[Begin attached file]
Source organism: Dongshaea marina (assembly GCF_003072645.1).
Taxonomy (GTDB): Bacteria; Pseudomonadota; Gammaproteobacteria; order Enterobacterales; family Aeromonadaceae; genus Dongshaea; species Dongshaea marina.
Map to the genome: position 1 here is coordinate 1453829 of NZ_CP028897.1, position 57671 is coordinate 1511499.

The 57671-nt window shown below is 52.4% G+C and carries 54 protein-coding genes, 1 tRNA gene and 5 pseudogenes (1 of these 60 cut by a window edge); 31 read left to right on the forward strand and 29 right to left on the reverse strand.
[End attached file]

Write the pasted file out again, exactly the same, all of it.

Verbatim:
Source organism: Dongshaea marina (assembly GCF_003072645.1).
Taxonomy (GTDB): Bacteria; Pseudomonadota; Gammaproteobacteria; order Enterobacterales; family Aeromonadaceae; genus Dongshaea; species Dongshaea marina.
Map to the genome: position 1 here is coordinate 1453829 of NZ_CP028897.1, position 57671 is coordinate 1511499.

The 57671-nt window shown below is 52.4% G+C and carries 54 protein-coding genes, 1 tRNA gene and 5 pseudogenes (1 of these 60 cut by a window edge); 31 read left to right on the forward strand and 29 right to left on the reverse strand.